Launch Slideshow

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Stairways to Profits

Stairways to Profits

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    Castcon-Stone uses self-designed and locally fabricated forms to cast their precast stairs.

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    Key to the Castcon's success is the 2003 plant upgrade that enables co-owners Laura Huch Kerckhoff, president, (left) and Sandra Ussia, vice president, an opportunity to fully incorporate lean management into the operation.

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    New Building Requirements in New York City

Today, the producer is primarily focused on the commercial stairway market. It offers architects eight standard stair system designs to go along with the producer's full design capabilities. “We have a staff totally focused on stair design, which we supplement with some talented precast-design engineers,” says Huch Kerckhoff.

The company president has been satisfied to see how fast the market was developed for its exclusive Total Precast Stair Tower System. Along with the benefits of offering a model that allows the production team some standardization, customers have accepted the concept. Components can be plant-assembled for shipment, or erectors can do it at the site. General contractors are pleased that the system includes electrical embedments and accommodation for other trades.

This feature allows the producer to compete against steel stairs. This market niche has national appeal. “We've received more and more inquiries from steel frame suppliers and erectors. Generally, once steel suppliers or erectors have installed one of these systems, they become devotees,” says Sandra Ussia, the vice president who directs the producer's finances and IT. In fact, the market is so strong, Huch Kerckhoff has added more sales staff.

An evolving product

Casting stairs is not an easy job. Tread and riser combinations, as well as overall stair tower designs, change for every job. While many job requirements appear similar, none are the same.

But one aspect of the stair casting process is the same. Stairs are often the welcoming point for the building, so they must look pleasing. Castcon takes an architectural precast approach to the finished product. Over the years, the producer has used all sorts of pigments, special stones, and finishing techniques to create a building's focal point.

Along with colors and surface textures, architects are constantly challenging the producer with shapes. There are also regional preferences to consider. Stairs in the Northeast are generally enclosed to protect them from snow buildup. But in the Mid-Atlantic and South, they are generally outside and decorative.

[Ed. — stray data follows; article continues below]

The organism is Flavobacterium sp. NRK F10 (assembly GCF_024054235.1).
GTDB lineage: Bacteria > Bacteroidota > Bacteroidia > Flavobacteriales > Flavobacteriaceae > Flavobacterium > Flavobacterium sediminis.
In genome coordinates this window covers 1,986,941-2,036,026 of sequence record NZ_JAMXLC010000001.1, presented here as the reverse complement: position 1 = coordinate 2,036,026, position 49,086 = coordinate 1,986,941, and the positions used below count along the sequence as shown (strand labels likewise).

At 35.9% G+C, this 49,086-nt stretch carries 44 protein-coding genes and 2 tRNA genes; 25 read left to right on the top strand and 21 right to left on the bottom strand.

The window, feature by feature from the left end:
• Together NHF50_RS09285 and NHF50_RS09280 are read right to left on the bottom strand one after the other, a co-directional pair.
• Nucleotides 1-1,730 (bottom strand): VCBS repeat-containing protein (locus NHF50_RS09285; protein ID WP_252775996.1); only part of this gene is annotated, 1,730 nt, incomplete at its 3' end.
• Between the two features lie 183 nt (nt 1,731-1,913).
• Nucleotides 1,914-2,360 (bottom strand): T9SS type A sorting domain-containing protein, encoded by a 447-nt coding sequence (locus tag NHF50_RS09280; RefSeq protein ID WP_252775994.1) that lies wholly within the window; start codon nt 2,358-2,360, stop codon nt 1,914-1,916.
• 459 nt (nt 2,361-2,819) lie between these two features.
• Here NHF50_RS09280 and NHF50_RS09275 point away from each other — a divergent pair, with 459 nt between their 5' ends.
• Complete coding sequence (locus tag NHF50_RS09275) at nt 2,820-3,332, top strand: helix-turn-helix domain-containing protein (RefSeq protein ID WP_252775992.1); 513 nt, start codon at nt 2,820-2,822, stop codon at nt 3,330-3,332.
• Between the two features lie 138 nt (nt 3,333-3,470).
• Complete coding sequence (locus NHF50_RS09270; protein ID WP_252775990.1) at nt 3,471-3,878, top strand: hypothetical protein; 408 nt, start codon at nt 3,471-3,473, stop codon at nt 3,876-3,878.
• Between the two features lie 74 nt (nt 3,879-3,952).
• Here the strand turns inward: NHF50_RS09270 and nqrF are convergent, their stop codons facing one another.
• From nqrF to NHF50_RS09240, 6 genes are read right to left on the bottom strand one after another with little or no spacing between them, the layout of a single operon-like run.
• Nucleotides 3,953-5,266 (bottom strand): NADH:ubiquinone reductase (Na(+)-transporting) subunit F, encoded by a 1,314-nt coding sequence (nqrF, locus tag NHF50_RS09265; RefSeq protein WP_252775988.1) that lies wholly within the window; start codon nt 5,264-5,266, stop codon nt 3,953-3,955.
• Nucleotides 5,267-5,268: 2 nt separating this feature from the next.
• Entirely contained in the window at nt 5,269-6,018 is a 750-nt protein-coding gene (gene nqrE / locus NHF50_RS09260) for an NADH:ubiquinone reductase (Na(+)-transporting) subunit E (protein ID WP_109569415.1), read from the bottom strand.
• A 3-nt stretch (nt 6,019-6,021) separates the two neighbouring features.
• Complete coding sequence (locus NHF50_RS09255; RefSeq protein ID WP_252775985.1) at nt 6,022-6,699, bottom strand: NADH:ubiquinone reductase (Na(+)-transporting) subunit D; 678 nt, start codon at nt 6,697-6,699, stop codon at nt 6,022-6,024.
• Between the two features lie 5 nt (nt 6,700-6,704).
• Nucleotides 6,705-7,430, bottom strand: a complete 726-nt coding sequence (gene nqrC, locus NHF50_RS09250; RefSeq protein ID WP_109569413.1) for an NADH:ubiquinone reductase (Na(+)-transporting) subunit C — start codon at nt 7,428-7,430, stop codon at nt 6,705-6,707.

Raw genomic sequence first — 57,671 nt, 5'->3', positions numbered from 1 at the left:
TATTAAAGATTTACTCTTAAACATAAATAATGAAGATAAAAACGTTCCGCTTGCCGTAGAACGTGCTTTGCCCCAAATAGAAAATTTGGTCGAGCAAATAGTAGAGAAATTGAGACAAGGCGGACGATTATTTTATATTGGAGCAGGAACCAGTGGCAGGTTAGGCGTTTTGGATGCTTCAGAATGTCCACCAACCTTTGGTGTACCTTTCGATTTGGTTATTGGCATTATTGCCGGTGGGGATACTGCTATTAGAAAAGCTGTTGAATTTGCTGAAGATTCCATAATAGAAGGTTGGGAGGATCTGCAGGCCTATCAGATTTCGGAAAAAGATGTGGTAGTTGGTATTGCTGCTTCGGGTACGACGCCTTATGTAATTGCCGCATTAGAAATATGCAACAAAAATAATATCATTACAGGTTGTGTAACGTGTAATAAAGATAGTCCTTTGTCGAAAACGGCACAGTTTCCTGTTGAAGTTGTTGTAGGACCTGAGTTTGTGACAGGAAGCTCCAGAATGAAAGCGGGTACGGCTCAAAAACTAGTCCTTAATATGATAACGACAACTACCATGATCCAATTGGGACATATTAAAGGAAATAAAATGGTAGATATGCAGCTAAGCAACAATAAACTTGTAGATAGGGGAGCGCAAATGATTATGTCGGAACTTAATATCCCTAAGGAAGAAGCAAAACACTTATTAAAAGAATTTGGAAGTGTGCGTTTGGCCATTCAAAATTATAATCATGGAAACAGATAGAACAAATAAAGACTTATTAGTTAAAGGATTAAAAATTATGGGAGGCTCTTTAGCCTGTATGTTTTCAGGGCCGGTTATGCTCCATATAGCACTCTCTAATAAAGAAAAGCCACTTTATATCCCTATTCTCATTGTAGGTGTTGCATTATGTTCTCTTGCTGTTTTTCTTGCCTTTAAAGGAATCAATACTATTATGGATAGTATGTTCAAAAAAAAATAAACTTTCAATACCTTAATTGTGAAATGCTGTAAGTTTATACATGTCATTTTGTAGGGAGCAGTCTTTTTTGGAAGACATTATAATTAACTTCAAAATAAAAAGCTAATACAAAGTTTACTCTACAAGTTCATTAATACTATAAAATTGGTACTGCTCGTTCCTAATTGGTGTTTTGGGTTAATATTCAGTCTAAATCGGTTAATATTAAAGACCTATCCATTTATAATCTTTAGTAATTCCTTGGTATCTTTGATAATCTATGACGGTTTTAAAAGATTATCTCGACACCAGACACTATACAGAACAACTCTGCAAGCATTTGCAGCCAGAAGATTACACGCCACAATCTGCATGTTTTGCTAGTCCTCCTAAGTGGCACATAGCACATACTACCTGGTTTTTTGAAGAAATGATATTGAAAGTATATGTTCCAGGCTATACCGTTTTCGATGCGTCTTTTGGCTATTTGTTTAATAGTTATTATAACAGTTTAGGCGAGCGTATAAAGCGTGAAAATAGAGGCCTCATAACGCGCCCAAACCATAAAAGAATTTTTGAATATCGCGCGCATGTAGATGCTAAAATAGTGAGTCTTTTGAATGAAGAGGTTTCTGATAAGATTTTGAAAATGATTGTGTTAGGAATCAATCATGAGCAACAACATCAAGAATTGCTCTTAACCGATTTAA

Precast stairs are often the first thing on the project to provide access to workers. So the producer began offering Castcon Construction Covers for temporary cover during the construction phase. These non-slip temporary vinyl covers eliminate punch list issues.

Kerckhoff believes stair design will change dramatically in the next few years. She already has seen a highly detailed and analytical approach from architects and engineers to the stair tower design, assuring that all codes are met or exceeded. “Our products and services are constantly evolving to meet these needs,” she says. This will only increase as some of the National Institute of Standards and Technology (NIST) recommendations from the post-9/11 reviews enter the new versions of NFPA 101 and 5000.

Castcon engineers have experienced this change. They have provided elements for many of the new buildings in New York City. “Stair design is to be a central part of efforts in revising New York's quirky codes to be more like international standards,” says Huch Kerckhoff. “NYC is able to move at a faster pace on this than the national codes can.” (See sidebar on the right.)

Strong process

To be successful in this custom-built product market, manufacturing capabilities must be efficient. Castcon has embraced lean management, allowing it to quickly adapt to the rapidly changing specifications. “We use a lot of visual communication in both quality and production, and mobile work stations, as well as mobile forms,” says Huch Kerckhoff.

Many revisions cause frequent form changes. Since the producer creates the design, they can quickly alert casting crews of formwork changes. The producer currently designs and builds all of its steel forms, allowing flexibility in stair form design and lead times.

It's all just another step in the right direction.